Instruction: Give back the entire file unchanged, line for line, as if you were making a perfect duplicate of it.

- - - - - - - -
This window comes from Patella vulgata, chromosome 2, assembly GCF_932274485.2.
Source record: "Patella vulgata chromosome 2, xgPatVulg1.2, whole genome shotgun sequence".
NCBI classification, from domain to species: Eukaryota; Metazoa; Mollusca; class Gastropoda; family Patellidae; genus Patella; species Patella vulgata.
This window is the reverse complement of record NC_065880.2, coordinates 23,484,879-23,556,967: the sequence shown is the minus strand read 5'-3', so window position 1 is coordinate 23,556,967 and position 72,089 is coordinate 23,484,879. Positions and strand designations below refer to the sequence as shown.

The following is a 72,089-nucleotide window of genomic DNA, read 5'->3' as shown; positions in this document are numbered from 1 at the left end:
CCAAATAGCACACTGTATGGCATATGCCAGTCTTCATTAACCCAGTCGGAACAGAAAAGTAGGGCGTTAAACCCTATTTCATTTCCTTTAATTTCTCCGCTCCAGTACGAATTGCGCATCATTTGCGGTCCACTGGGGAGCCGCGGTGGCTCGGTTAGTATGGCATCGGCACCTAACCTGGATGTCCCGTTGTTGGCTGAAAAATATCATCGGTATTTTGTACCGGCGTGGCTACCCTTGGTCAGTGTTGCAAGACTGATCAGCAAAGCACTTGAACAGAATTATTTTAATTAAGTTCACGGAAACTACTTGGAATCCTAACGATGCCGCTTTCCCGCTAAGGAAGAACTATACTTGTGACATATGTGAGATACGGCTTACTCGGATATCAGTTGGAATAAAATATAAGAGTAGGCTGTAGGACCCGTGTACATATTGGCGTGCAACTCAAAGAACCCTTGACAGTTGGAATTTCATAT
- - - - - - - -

This window comes from Patella vulgata, chromosome 2, assembly GCF_932274485.2.
Source record: "Patella vulgata chromosome 2, xgPatVulg1.2, whole genome shotgun sequence".
NCBI classification, from domain to species: Eukaryota; Metazoa; Mollusca; class Gastropoda; family Patellidae; genus Patella; species Patella vulgata.
This window is the reverse complement of record NC_065880.2, coordinates 23,484,879-23,556,967: the sequence shown is the minus strand read 5'-3', so window position 1 is coordinate 23,556,967 and position 72,089 is coordinate 23,484,879. Positions and strand designations below refer to the sequence as shown.

The following is a 72,089-nucleotide window of genomic DNA, read 5'->3' as shown; positions in this document are numbered from 1 at the left end:
CCAAATAGCACACTGTATGGCATATGCCAGTCTTCATTAACCCAGTCGGAACAGAAAAGTAGGGCGTTAAACCCTATTTCATTTCCTTTAATTTCTCCGCTCCAGTACGAATTGCGCATCATTTGCGGTCCACTGGGGAGCCGCGGTGGCTCGGTTAGTATGGCATCGGCACCTAACCTGGATGTCCCGTTGTTGGCTGAAAAATATCATCGGTATTTTGTACCGGCGTGGCTACCCTTGGTCAGTGTTGCAAGACTGATCAGCAAAGCACTTGAACAGAATTATTTTAATTAAGTTCACGGAAACTACTTGGAATCCTAACGATGCCGCTTTCCCGCTAAGGAAGAACTATACTTGTGACATATGTGAGATACGGCTTACTCGGATATCAGTTGGAATAAAATATAAGAGTAGGCTGTAGGACCCGTGTACATATTGGCGTGCAACTCAAAGAACCCTTGACAGTTGGAATTTCATAT